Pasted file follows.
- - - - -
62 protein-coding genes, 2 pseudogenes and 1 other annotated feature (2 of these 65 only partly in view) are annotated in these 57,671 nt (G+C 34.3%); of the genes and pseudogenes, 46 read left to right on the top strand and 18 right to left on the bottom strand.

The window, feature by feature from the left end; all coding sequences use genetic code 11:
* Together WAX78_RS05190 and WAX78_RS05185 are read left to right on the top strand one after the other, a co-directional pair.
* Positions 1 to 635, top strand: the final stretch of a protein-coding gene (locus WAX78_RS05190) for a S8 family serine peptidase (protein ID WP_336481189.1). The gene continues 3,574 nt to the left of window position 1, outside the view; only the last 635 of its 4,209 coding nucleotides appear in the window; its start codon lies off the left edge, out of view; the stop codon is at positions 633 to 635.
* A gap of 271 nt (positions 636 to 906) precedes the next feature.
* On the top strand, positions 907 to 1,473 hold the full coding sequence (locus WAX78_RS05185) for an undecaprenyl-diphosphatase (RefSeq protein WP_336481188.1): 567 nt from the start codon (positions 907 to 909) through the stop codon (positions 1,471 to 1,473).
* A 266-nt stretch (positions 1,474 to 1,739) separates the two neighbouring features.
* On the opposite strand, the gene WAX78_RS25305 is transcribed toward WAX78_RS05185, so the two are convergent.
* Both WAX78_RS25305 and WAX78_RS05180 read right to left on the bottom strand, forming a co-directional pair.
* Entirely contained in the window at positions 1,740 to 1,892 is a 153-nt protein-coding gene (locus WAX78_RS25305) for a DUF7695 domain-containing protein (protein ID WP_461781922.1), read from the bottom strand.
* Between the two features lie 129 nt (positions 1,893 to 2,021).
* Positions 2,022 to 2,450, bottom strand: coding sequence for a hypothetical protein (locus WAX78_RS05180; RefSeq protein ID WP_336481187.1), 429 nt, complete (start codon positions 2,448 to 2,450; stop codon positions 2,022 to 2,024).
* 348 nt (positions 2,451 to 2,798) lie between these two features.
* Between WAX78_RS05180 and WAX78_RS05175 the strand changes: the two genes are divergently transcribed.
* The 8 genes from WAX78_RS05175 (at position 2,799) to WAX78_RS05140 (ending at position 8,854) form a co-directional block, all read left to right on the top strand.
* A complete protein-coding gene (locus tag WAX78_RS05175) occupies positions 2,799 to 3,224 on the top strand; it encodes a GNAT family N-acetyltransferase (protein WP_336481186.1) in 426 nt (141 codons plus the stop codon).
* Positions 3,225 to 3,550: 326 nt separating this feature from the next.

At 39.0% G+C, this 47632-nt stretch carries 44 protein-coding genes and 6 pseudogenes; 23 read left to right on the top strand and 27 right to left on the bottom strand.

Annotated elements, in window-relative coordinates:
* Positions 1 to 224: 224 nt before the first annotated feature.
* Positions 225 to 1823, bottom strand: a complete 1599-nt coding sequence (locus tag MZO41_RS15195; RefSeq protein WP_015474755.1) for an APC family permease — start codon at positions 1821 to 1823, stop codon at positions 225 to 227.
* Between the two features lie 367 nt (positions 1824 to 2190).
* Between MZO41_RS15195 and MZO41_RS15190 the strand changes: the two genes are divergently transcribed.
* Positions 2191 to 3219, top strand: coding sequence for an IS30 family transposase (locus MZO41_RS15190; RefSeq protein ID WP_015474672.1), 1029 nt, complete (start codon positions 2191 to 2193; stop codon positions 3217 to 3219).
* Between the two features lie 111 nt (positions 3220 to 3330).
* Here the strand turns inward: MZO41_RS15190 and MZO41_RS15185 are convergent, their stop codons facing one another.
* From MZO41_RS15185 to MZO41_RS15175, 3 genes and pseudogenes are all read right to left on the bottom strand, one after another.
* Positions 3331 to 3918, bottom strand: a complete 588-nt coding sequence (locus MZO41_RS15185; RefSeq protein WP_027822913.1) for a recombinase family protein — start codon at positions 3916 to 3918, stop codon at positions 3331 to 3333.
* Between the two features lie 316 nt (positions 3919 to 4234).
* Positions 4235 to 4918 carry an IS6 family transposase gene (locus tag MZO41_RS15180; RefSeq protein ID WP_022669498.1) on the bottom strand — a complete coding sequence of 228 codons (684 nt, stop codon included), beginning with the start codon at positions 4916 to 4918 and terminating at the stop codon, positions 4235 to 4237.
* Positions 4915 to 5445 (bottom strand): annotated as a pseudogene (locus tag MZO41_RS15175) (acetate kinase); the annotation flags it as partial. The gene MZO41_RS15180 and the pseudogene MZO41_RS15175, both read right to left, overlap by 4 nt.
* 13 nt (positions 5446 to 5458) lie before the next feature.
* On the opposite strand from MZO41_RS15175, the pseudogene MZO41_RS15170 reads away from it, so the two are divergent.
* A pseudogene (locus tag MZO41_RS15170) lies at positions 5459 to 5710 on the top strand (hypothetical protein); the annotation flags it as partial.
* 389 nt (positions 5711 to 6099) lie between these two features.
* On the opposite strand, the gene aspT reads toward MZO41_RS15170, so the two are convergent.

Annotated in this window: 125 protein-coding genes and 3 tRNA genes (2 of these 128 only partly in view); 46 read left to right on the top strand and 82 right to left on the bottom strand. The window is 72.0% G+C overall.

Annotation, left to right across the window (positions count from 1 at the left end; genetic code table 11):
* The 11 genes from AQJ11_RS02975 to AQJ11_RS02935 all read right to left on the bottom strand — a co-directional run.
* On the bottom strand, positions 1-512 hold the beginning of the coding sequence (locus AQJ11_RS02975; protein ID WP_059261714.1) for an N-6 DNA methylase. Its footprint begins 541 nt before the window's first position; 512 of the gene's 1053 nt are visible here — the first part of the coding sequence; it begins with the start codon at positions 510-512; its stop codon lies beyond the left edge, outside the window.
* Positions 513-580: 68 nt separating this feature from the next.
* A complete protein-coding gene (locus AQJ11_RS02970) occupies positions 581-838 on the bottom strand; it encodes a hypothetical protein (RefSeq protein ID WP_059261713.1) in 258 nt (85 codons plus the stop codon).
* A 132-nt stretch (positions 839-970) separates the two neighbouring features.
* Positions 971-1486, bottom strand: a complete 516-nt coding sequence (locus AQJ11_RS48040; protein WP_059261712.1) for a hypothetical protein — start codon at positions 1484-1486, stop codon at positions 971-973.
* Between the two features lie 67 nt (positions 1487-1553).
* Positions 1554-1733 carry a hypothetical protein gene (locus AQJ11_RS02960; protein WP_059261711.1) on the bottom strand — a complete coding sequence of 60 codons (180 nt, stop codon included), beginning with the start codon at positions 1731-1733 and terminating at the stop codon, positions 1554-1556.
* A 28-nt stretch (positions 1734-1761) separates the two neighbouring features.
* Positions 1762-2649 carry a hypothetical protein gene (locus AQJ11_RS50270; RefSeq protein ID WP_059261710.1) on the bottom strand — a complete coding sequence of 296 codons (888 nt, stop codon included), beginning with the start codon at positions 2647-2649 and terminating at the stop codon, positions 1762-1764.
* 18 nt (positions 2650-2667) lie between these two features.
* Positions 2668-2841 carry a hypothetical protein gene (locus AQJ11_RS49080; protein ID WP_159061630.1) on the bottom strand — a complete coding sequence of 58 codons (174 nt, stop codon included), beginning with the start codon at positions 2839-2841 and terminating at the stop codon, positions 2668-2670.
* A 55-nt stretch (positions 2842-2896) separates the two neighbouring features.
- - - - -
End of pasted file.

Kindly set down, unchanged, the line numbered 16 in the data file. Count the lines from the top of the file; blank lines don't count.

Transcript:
* A complete protein-coding gene (locus tag WAX78_RS05175) occupies positions 2,799 to 3,224 on the top strand; it encodes a GNAT family N-acetyltransferase (protein WP_336481186.1) in 426 nt (141 codons plus the stop codon).